Garry Sobers has gone down in cricket history as one of the greatest allrounders of all time, and his name is revered throughout the Caribbean. But for a brief time in 1970, he was far from popular in the region and, briefly, Guyana threatened to ban him from entering the country. His crime? He broke the then unwritten rule and played cricket in Rhodesia, whose white government had in 1965 become the first country to have United Nations sanctions imposed on it.
In 1970 Sobers played for the Rest of the World side in England in a five-match series which replaced the abandoned tour by South Africa. Towards the end of the summer, Eddie Barlow, who was also in the Rest of the World XI, suggested to Sobers that he might like to take part in a double-wicket competition in Salisbury (now Harare). Sobers thought it over, and having been assured that there was no apartheid and no racial discrimination in team selection, he agreed to go. "Had I known the furore my visit was to cause," he recalled, "I would not have gone." The story broke on September 7 when a London newspaper reported his proposed visit and the condemnation was immediate.
Sobers arrived in Salisbury early on September 12, the day of the event, and after a few hours' rest he travelled to the ground where he partnered Ali Bacher in the double-wicket competition. "We failed to win," Sobers admitted. "It wasn't surprising since I stepped straight off the aircraft." He did, however, receive a rapturous reception from the capacity house, and a standing ovation all the way to the middle accompanied by a rendition of "For he's a jolly good fellow". For his day's work, Sobers was paid £600.
That night, Sobers had dinner with Ian Smith, the Rhodesian prime minister, who he said was "a tremendous man to talk to". In all, Sobers was in Rhodesia for less than 48 hours, but he only became aware of the real effect of his trip when he returned to Barbados.
He was greeted by a media scrum, and that was followed by condemnation in the press. The Workers Voice in Antigua labelled Sobers "a white black man", while many others demanded he be stripped of the West Indies captaincy. If he hoped the furore would die down, he was to be disappointed.
Things reached a head on October 10 when Forbes Burnham, Guyana's Marxist prime minister, announced Sobers would not be welcome in his country unless he apologised. Given that West Indies played at least one Test each year at Georgetown, that posed major problems. It was not inconceivable that the West Indies board would cancel the Guyana Test, and that could have led to Burnham insisting that the Guyanese players in the side - including Rohan Kanhai and Clive Lloyd - boycott the team. And the board was also concerned that were it to sack Sobers, then Barbados could withdraw in protest.
On October 14, the Jamaican Labour Party called for his resignation. There was support, especially from his homeland, and Vernon Jamadar, Trinidad's leader of the opposition, praised Sobers's "calm dignity in response to the primitive savagery of West Indian gutter politicians".
But then the international ramifications became clearer when Sobers was warned that Indira Gandhi, India's prime minister, had indicated that a West Indian side including Sobers might lead to the cancellation of the 1970-71 tour by India. The pressure on him to apologise was considerable and the row would not go away. Eric Williams, Trinidad's prime minister, drafted a letter to the West Indies board for Sobers to sign, and Wes Hall, a long-standing friend of Sobers, flew from England, where he was coaching, to deliver it to him.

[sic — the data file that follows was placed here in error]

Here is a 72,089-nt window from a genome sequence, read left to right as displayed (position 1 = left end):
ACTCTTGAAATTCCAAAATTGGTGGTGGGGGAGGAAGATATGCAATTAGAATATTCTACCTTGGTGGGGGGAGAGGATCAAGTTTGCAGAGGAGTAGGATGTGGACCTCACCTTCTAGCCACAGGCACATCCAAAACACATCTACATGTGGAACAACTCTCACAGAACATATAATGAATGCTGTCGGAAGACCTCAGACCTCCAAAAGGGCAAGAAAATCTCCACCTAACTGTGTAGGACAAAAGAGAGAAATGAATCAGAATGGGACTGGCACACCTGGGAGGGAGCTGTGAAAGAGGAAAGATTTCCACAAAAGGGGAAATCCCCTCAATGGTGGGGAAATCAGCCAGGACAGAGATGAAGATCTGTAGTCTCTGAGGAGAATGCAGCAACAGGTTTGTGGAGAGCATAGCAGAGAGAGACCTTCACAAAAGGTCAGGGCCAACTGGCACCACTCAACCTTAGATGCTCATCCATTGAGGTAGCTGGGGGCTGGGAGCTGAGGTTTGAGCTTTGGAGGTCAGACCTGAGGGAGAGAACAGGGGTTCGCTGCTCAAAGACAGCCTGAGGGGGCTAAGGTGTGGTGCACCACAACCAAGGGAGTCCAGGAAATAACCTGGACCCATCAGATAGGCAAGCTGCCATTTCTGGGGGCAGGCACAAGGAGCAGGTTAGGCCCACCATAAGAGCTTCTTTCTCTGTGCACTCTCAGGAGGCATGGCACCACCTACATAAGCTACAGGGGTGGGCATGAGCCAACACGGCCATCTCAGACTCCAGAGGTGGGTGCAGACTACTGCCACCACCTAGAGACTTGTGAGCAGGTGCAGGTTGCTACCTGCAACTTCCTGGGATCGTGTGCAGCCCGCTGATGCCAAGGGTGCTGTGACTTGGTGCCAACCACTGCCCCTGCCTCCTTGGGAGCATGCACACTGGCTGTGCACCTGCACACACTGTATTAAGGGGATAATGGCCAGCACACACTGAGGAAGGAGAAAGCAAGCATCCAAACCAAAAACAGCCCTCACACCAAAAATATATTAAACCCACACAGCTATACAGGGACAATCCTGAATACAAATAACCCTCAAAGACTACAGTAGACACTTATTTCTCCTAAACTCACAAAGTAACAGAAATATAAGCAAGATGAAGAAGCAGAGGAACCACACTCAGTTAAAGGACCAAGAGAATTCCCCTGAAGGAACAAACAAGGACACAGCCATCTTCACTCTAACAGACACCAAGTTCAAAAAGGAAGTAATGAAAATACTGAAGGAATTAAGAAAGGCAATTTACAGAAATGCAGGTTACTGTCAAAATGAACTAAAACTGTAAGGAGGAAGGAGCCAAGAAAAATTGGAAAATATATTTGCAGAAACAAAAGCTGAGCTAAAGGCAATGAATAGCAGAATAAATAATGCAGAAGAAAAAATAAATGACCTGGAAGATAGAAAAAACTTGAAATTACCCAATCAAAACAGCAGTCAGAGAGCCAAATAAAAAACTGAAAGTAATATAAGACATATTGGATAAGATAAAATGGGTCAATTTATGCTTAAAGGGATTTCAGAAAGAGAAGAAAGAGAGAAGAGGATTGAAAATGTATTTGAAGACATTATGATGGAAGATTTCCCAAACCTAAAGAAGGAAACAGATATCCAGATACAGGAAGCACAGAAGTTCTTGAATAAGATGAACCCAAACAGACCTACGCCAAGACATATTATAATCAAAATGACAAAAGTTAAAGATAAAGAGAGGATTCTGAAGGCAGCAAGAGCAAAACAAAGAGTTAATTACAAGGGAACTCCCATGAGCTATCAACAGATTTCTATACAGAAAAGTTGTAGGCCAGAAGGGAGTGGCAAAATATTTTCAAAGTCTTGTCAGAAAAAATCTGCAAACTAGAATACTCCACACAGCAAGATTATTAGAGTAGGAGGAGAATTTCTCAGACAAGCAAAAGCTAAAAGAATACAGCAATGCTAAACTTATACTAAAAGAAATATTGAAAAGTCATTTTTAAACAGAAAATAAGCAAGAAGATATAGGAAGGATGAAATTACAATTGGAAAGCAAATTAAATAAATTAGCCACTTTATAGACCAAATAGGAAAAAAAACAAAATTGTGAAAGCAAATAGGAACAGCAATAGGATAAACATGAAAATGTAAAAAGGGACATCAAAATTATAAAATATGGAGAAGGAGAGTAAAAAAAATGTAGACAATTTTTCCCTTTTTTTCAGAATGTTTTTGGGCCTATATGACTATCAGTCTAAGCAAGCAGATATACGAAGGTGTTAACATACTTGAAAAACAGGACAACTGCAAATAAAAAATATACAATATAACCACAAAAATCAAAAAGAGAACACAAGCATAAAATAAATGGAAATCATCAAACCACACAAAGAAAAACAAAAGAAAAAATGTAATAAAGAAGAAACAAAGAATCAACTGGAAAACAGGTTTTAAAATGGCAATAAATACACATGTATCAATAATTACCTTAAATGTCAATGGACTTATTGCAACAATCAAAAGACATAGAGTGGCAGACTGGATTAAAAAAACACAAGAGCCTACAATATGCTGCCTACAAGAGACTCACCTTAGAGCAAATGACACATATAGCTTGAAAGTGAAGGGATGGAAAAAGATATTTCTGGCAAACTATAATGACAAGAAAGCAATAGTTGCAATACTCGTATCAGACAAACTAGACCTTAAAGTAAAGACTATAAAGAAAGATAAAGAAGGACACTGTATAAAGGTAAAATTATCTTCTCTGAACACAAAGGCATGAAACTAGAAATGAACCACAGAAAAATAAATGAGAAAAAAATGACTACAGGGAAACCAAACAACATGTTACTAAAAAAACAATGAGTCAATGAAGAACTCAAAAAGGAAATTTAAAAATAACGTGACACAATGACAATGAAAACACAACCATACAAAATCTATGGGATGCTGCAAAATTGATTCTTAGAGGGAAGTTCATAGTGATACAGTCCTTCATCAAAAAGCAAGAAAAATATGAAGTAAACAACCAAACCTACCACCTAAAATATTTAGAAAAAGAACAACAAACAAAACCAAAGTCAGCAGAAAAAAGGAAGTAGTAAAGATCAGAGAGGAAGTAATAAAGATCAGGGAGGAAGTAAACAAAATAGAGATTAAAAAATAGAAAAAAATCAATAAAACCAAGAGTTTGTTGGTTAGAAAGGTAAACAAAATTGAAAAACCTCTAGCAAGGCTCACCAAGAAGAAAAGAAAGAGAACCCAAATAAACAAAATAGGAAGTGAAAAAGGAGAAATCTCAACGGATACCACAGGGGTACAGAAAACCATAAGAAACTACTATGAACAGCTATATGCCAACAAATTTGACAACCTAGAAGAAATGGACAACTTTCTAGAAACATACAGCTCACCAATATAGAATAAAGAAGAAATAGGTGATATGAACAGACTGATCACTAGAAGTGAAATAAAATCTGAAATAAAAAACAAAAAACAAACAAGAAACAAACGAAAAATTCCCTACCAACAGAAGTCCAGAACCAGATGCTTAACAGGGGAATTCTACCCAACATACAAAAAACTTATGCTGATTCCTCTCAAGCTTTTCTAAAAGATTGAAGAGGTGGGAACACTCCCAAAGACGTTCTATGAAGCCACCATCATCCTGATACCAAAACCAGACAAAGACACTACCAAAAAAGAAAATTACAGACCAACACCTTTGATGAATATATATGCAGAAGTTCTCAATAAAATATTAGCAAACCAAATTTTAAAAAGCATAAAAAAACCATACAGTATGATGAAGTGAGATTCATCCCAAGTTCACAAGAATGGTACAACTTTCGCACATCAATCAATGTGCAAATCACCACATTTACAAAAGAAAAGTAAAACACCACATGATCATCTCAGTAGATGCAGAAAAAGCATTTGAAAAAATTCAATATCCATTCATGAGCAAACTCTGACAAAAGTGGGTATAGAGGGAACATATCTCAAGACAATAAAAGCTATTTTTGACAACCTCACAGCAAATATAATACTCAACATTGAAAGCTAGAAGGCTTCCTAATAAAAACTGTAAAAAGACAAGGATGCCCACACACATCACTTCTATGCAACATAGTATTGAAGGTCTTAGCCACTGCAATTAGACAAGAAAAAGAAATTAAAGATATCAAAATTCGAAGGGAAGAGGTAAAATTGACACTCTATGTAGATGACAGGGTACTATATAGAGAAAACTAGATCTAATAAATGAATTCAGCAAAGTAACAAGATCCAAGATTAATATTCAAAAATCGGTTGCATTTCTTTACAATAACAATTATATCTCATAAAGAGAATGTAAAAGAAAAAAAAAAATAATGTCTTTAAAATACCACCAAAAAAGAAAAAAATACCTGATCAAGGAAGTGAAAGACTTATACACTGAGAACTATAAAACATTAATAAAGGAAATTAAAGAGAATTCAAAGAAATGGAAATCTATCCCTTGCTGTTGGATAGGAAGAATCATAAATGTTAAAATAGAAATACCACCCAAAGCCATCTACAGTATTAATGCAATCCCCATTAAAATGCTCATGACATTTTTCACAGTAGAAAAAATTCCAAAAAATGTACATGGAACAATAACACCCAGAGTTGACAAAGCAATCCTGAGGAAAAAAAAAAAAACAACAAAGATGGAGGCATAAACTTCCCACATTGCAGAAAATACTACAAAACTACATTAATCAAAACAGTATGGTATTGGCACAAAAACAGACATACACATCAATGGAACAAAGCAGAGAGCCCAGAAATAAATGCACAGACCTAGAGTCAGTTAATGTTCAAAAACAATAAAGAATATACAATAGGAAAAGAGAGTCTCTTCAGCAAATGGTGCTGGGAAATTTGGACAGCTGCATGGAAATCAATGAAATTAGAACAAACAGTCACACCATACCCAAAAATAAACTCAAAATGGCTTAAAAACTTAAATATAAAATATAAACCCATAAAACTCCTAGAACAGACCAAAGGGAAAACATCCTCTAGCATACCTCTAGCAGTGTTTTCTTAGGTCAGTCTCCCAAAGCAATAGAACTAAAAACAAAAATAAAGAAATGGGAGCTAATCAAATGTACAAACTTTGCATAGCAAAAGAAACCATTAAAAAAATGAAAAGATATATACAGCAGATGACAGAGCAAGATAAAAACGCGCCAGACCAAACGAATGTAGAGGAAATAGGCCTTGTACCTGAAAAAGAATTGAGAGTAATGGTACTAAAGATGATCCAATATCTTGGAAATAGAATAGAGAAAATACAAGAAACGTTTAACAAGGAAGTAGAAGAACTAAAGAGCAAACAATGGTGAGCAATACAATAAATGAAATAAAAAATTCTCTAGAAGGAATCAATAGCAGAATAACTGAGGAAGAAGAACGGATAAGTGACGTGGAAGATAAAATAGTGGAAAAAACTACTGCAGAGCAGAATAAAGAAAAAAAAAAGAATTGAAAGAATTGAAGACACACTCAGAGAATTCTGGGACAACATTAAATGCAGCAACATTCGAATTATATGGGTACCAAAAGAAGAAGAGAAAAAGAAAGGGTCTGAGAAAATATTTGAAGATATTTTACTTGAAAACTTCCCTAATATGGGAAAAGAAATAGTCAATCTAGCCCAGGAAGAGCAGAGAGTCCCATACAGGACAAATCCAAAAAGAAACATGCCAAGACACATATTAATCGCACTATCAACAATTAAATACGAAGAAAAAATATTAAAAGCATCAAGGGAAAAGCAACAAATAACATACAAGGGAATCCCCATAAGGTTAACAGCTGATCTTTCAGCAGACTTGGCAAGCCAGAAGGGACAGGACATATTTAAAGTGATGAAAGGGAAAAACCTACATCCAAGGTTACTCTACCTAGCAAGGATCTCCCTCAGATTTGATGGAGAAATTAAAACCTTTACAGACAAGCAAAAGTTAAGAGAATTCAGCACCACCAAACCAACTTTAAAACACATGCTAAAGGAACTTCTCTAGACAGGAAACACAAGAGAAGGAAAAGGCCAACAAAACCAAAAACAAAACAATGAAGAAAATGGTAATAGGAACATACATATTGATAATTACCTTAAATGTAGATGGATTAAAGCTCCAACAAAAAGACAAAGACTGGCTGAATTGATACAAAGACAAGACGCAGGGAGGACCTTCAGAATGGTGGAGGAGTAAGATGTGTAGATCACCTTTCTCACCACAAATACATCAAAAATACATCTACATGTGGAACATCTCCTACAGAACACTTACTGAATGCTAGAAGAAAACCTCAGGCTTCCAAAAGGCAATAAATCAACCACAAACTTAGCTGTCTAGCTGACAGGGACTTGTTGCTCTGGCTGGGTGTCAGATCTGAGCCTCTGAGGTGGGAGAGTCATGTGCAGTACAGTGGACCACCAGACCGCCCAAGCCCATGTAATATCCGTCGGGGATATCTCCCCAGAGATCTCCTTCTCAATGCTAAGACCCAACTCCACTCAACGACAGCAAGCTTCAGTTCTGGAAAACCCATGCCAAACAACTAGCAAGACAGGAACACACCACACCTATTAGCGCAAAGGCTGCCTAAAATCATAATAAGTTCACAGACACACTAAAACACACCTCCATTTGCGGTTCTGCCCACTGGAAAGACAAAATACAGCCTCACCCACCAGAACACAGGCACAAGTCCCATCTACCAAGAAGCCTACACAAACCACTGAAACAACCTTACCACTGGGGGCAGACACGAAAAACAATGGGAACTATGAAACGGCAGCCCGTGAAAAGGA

"When I was invited to play cricket in Rhodesia, I thought of only two things - my love of cricket and my hope that I would be able to contribute to greater West Indian dignity," the letter explained. "I had not realised the deep feelings of the West Indian people in this issue of Rhodesia. I have since learned of the wider international issues involved on the question of Rhodesia. If I had known or thought of these matters before going, I would never have gone to Rhodesia. If another opportunity came my way to go to Rhodesia, I would not now accept it." Sobers signed, after talking to the Barbados prime minister, to the relief of everyone in the Caribbean.
But why had he gone in the first place at a time that South Africa, Rhodesia's neighbour, was being roundly and almost universally shunned? Michael Manley, the Jamaican prime minister who wrote A History of West Indies Cricket described Sobers as "politically unconscious". He continued: "To say there was an uproar in the Caribbean is comprehensively to understate what took place. Caribbean political leadership in government, in opposition, and of course in the lunatic fringe, found one voice in which to denounce Sobers for going to Ian Smith's rebel, racist nation. When Sobers became aware of the reaction to his visit he was aghast. It had simply not occurred to him that he had done something wrong."
Manley also gave an opinion as to why Sobers was so readily forgiven for something that labelled many cricketers in the future as virtual pariahs in Asia and the Carribean. "A grateful Caribbean grabbed the apology with both hands," he wrote. "He was, after all, the first complete Caribbean folk hero, after George Headley. The thought that he might be lost as a consequence of a political gaffe was intolerable. For the great majority, the incident was forgiven and promptly forgotten."
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Wisden Cricket Monthly - Various
The Cricketer - Various
Playfair Cricket Monthly Various
A History of West Indies Cricket - Michael Manley (Andre Deutsch Ltd 1988)
My Autobiography - Garry Sobers (Headline, 2002)